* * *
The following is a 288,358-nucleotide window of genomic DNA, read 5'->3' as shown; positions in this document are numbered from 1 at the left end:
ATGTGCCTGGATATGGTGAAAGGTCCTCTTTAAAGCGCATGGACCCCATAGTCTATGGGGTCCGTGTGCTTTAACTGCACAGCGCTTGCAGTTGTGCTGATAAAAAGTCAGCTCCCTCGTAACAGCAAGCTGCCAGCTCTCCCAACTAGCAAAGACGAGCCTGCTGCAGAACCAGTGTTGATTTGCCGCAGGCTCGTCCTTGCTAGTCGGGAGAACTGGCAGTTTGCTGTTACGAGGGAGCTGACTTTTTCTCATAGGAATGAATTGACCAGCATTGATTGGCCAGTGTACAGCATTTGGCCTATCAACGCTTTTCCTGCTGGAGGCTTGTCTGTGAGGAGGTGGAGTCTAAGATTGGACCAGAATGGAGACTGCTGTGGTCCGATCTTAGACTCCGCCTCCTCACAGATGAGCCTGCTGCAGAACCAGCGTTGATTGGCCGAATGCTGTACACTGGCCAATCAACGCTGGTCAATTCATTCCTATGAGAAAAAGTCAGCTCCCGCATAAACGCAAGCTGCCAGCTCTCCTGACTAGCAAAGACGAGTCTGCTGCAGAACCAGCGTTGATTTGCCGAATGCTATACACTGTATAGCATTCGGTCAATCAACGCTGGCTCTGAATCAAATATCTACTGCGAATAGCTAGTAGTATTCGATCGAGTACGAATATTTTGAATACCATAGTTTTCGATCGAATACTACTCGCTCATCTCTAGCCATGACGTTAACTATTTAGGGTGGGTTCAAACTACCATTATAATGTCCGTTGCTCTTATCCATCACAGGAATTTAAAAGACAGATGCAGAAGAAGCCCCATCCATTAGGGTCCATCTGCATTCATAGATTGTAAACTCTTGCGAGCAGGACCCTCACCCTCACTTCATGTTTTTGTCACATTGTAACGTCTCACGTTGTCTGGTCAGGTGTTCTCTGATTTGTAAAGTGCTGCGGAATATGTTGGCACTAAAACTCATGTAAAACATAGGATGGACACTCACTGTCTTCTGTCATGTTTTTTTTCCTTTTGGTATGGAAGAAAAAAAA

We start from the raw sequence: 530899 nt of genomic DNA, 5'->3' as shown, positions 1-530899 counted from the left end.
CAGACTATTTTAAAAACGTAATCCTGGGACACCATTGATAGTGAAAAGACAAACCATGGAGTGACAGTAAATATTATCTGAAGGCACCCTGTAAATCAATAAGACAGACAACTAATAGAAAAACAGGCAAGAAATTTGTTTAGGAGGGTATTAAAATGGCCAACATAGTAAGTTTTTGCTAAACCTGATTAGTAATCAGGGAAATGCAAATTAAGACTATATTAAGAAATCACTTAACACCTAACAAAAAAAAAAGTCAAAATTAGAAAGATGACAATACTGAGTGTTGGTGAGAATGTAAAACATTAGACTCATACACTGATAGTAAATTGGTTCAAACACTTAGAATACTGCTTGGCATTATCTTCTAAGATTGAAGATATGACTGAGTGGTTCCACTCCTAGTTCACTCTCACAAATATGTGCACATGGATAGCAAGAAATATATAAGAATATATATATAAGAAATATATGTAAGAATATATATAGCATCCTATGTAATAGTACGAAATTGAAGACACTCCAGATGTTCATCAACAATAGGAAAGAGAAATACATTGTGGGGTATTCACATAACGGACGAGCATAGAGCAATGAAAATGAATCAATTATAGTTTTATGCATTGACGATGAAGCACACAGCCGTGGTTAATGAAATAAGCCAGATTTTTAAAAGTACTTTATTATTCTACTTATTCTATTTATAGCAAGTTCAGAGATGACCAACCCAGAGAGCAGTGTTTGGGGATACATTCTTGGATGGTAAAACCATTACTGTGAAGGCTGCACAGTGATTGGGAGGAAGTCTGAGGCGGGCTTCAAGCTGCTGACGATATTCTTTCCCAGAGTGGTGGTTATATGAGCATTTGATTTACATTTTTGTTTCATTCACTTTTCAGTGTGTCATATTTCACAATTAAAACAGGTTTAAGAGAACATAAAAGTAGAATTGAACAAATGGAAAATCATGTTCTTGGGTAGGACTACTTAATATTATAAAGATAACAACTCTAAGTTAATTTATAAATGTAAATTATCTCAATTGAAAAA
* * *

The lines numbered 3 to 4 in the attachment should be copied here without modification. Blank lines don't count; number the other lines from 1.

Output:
We start from the raw sequence: 530899 nt of genomic DNA, 5'->3' as shown, positions 1-530899 counted from the left end.
CAGACTATTTTAAAAACGTAATCCTGGGACACCATTGATAGTGAAAAGACAAACCATGGAGTGACAGTAAATATTATCTGAAGGCACCCTGTAAATCAATAAGACAGACAACTAATAGAAAAACAGGCAAGAAATTTGTTTAGGAGGGTATTAAAATGGCCAACATAGTAAGTTTTTGCTAAACCTGATTAGTAATCAGGGAAATGCAAATTAAGACTATATTAAGAAATCACTTAACACCTAACAAAAAAAAAAGTCAAAATTAGAAAGATGACAATACTGAGTGTTGGTGAGAATGTAAAACATTAGACTCATACACTGATAGTAAATTGGTTCAAACACTTAGAATACTGCTTGGCATTATCTTCTAAGATTGAAGATATGACTGAGTGGTTCCACTCCTAGTTCACTCTCACAAATATGTGCACATGGATAGCAAGAAATATATAAGAATATATATATAAGAAATATATGTAAGAATATATATAGCATCCTATGTAATAGTACGAAATTGAAGACACTCCAGATGTTCATCAACAATAGGAAAGAGAAATACATTGTGGGGTATTCACATAACGGACGAGCATAGAGCAATGAAAATGAATCAATTATAGTTTTATGCATTGACGATGAAGCACACAGCCGTGGTTAATGAAATAAGCCAGATTTTTAAAAGTACTTTATTATTCTACTTATTCTATTTATAGCAAGTTCAGAGATGACCAACCCAGAGAGCAGTGTTTGGGGATACATTCTTGGATGGTAAAACCATTACTGTGAAGGCTGCACAGTGATTGGGAGGAAGTCTGAGGCGGGCTTCAAGCTGCTGACGATATTCTTTCCCAGAGTGGTGGTTATATGAGCATTTGATTTACATTTTTGTTTCATTCACTTTTCAGTGTGTCATATTTCACAATTAAAACAGGTTTAAGAGAACATAAAAGTAGAATTGAACAAATGGAAAATCATGTTCTTGGGTAGGACTACTTAATATTATAAAGATAACAACTCTAAGTTAATTTATAAATGTAAATTATCTCAATTGAAAAA